Monday, April 27, 2015

On this day in history - reshaping public housing

According to the internet, 17th century German mathematician and astronomer Johannes Kepler calculated that the universe was created on this day in the year 4977 BC. It turns out Kepler was a little off the mark, with later theories putting its origins at closer to 14 billion BC. Of course, we have no scientists here at the Institute of Tenancy Cultural Studies, so we'll leave that particular discussion to others.

Johannes Kepler of Stuttgart.
His grandfather was a landlord.

But this day bears significance for us, too, and we can't let it pass without a note.

Ten years ago on this day, as many of us were marvelling at the invention of YouTube, contemplating the maiden flight of the impossibly large Airbus A380, or waiting with bated breath for the next instalment of the Star Wars movies (The Revenge of the Sith) and Harry Potter books (The Half Blood Prince), the Carr Government's then Minister for Housing, Joe Tripodi, announced the Reshaping Public Housing reforms.

These reforms sought to do a number of things with the intention of making the public housing system fairer. In particular, they sought to "end the policy of public housing for life" by offering fixed-term tenancies with a review of eligibility at the end of the term; and "allocate all public housing on the principle of strongest housing need" by focusing eligibility rules to assist tenants and households whose need go beyond mere questions of affordability. In addition, the reforms changed the way public housing rents are calculated, ensuring that tenants on 'moderate incomes' would pay 30% of income in rent, instead of the 25% paid by tenants on lower incomes.

But like Johannes Kepler's apparent attempts to date the origins of the universe, these reforms have fallen well wide of the mark. The combined effect of fixed-term tenancies with reviews of eligibility, and reduced disposable incomes for tenants on slightly higher incomes, has been to ensure tenants' make tough choices about how and when to take on work. Extra earnings could result in less money in the short-term, and a loss of housing in the medium-term. In the result, there are fewer people leaving public housing of their own accord, and this puts immense pressure on the portfolio.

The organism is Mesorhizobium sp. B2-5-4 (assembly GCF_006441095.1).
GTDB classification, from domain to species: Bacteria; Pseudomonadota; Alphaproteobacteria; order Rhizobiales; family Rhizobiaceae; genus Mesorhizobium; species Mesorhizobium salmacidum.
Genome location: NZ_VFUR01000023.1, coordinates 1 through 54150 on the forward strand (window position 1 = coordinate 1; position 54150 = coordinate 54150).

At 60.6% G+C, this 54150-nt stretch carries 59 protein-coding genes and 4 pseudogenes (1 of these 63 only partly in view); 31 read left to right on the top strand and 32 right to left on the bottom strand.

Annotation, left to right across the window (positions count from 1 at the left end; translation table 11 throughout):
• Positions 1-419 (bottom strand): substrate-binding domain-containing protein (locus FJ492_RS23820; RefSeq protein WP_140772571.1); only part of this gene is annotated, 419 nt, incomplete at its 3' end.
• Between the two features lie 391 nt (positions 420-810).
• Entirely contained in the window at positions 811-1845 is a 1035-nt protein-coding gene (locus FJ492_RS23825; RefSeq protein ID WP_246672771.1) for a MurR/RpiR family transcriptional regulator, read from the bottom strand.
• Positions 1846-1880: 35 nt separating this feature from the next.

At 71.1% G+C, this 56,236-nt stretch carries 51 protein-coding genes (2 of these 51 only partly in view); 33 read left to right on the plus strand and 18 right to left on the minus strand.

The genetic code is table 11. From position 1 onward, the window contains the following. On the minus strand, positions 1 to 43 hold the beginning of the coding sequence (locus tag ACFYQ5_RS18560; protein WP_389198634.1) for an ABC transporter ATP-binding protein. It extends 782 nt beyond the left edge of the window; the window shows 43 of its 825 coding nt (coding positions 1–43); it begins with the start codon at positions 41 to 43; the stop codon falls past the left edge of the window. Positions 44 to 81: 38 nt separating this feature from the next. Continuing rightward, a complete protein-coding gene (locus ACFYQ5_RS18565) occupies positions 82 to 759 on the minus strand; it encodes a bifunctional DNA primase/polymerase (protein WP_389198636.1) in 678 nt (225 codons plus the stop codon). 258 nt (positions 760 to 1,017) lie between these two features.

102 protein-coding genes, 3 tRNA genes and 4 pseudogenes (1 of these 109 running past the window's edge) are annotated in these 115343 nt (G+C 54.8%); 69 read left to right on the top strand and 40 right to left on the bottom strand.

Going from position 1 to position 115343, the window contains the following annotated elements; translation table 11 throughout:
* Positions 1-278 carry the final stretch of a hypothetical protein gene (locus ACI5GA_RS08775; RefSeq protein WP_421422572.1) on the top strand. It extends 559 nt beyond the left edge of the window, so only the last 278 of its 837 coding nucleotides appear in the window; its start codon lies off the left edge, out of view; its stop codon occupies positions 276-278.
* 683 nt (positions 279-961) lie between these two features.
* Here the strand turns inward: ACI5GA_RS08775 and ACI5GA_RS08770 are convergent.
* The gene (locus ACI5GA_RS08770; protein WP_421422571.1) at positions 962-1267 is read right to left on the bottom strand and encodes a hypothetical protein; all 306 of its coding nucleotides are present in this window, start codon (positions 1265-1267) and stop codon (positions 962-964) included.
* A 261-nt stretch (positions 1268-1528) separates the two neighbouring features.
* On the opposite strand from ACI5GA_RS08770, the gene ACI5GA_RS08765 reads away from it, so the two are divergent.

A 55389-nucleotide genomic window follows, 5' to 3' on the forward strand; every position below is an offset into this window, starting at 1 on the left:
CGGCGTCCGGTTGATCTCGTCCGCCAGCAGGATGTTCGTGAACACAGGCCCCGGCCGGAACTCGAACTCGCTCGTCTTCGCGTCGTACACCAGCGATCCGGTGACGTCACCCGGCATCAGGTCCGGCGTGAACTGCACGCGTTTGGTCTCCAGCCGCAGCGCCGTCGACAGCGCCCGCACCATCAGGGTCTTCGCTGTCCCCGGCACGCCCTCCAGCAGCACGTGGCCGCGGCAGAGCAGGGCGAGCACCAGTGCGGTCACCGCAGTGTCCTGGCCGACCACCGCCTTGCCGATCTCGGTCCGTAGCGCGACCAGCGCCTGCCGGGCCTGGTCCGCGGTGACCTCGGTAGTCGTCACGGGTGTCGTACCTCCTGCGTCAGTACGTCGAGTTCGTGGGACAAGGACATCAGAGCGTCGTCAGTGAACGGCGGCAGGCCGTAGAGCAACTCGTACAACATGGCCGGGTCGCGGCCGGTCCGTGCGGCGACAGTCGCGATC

The principle of housing on the grounds of strongest need has lead to an increase of residualised disadvantage within public housing. Combined with reduced options for sensitive allocations across the portfolio, because of the decrease in the number of housing 'exits', the pursuit of this principle is perhaps responsible for the rise of 'anti-social behaviour' and complex neighbourhood disputes within public housing communities - which is now seen as one of the key policy challenges by some in the social housing sector.

It also combines with the State's over-stretched health and support services to the extent that while a person's housing needs are being met, other significant needs may not be. This often exacerbates the problems that have lead a household into public housing in the first place - placing tenancies at risk from the outset, and making issues caused by this residualisation all the more acute.

The impact of these reforms, and their failure to achieve the stated aims, has been well documented. We've drawn attention to them in our research, and pointed them out on our blog. More recently they've started to turn up in important discussions such as the Auditor-General's report into making the best use of public housing, and even, as we understand it, a number of responses to the Department of Family and Community Services' Social Housing in NSW discussion paper.

This is positive news, because ten years of these terrible policies is ten years too long... It's well and truly time to reshape the reforms.

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